The part train/part car commute might work well.  Nice days = bike/train, crappy weather or late meeting = car.  I wouldn't be able to take advantage of the discounts a monthly train pass offers since it really only adds up once you use is 4 day/week, but the increase would be only about a dollar per trip, and since there would be less of them, that is kind of in the noise.

Thanks!

La Bibliotecaria Feroz

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Consider your personality. My father had a 30-40 mile car commute for most of my childhood. I remember him being an asshole who was  once so exhausted, he fell asleep at the table, landed his head in a candle, and set his hair on fire. (He extinguished the fire by simply running his hands through his hair, and was uninjured.)

Then they built a commuter train. He didn't get home until twenty to eight, but he was suddenly pleasant. Cheerful, even. He told jokes after work, not just on the weekends. He had had a nap on the train--really a nap, like sometimes slept past his stop and had to be fetched. (It was worth it.)

That might not be at all relevant to your situation. My father, whom I love, had--ahem--perhaps other issues than a commute. I'm just saying, when you decide your commuting method, remember that there is more to consider than just time and money. Make sure to see the whole picture.

DarinC

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I agree with frugal. With that said, technically a used 2nd gen Prius/1st gen Honda Insight might be cheaper than taking the train around the 2 year mark, but you're gonna need that rest on the ride home.

Gray Matter

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Can you work on the train and therefore shorten your time in the office at all?  Then you wouldn't be away from your wife/child more, even though your commute would be longer.  Also, do you take time once you're home to exercise?  These brisk walks daily to and from the train could suffice, leaving you with more quality time with the family.

MBot

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Will the "passive commute" on the train be useful for you?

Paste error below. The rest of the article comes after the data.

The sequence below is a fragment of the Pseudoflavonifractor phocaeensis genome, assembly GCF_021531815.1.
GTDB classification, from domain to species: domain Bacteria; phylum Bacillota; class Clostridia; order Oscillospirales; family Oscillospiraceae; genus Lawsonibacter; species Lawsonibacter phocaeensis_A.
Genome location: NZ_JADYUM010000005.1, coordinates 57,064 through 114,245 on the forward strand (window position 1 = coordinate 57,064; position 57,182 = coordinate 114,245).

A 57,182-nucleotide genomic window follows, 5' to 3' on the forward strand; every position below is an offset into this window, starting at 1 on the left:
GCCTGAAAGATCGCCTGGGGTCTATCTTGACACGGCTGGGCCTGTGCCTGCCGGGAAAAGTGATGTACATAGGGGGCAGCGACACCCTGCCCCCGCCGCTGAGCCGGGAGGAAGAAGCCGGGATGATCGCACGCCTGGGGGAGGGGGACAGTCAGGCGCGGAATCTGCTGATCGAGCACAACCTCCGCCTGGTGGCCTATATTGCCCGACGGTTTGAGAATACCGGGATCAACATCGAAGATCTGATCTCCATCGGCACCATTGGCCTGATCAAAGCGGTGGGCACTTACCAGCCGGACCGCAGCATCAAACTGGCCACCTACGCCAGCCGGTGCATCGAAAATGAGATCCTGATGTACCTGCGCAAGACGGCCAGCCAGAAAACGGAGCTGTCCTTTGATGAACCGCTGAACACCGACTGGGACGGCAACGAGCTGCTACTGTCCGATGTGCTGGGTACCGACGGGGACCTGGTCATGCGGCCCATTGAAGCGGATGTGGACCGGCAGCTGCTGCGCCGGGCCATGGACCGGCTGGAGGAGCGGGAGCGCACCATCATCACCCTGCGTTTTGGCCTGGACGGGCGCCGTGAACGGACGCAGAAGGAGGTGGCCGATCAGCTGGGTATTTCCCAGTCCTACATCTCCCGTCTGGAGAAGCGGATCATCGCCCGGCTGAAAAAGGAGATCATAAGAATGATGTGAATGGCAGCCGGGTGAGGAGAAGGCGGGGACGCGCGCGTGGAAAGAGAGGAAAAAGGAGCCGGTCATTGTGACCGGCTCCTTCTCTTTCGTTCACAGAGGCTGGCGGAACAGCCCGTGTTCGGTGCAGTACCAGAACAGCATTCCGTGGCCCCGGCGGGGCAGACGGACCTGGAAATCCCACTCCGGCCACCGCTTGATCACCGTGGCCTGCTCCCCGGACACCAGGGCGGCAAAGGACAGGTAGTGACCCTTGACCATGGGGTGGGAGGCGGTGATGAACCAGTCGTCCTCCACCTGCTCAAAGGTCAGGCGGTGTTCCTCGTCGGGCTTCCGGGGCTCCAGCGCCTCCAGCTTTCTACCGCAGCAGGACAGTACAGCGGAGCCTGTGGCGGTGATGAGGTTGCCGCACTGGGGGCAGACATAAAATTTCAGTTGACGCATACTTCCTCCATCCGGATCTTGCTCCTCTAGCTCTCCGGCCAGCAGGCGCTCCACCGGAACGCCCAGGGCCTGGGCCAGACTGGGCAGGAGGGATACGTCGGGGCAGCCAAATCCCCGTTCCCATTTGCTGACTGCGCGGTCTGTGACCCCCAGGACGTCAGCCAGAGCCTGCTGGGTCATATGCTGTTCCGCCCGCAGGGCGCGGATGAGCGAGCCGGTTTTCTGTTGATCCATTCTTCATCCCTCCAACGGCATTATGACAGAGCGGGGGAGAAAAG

I've had a long train commute before, and I loved it. It was time to read, eat breakfast, put on my makeup; pray, even. YMMV.  One of my keys to being happy/productive when arriving home was to eat something on the way back and arrive home with better blood sugar levels. 

Especially if you're a personality that craves solitary "reading time" or other things that are hard to carve out time for, being able to sit on the train and listen to podcasts, knit, read the paper, etc can be a useful part of your day instead of "wasted" time. And the walking/biking at each end as exercise is great too. 

« Last Edit: July 30, 2014, 10:00:42 PM by MBot »

Rural

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Try the train-- can you pay by the day or week to test it out? See what it's like. Ditto with the drive, maybe using one of those zipcars. Then you'll know how it all compares in real life.


That said, you have an infant child. I'd say it's worth $5k to get to see months 6-18, assuming you don't need that money in order to feed her. Some things just fall into the category of "that's what money is for." We're all here talking about using our money to buy time, when you really get down to it. I can't imagine that your retirement time is more valuable than time during your daughter's infancy.

Goldielocks

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I'm about to start a new job that has a long commute.  I know, I know... there's not much I can do about that now, so ignore that while I ask a question about how to be Mustachian about this commute.  Right now I live in a city and don't own a car, and the new job is in a small town.  So, I'm trying to see if I can get away with remaining car-less without sacrificing quality of life. Here's the details:

Driving: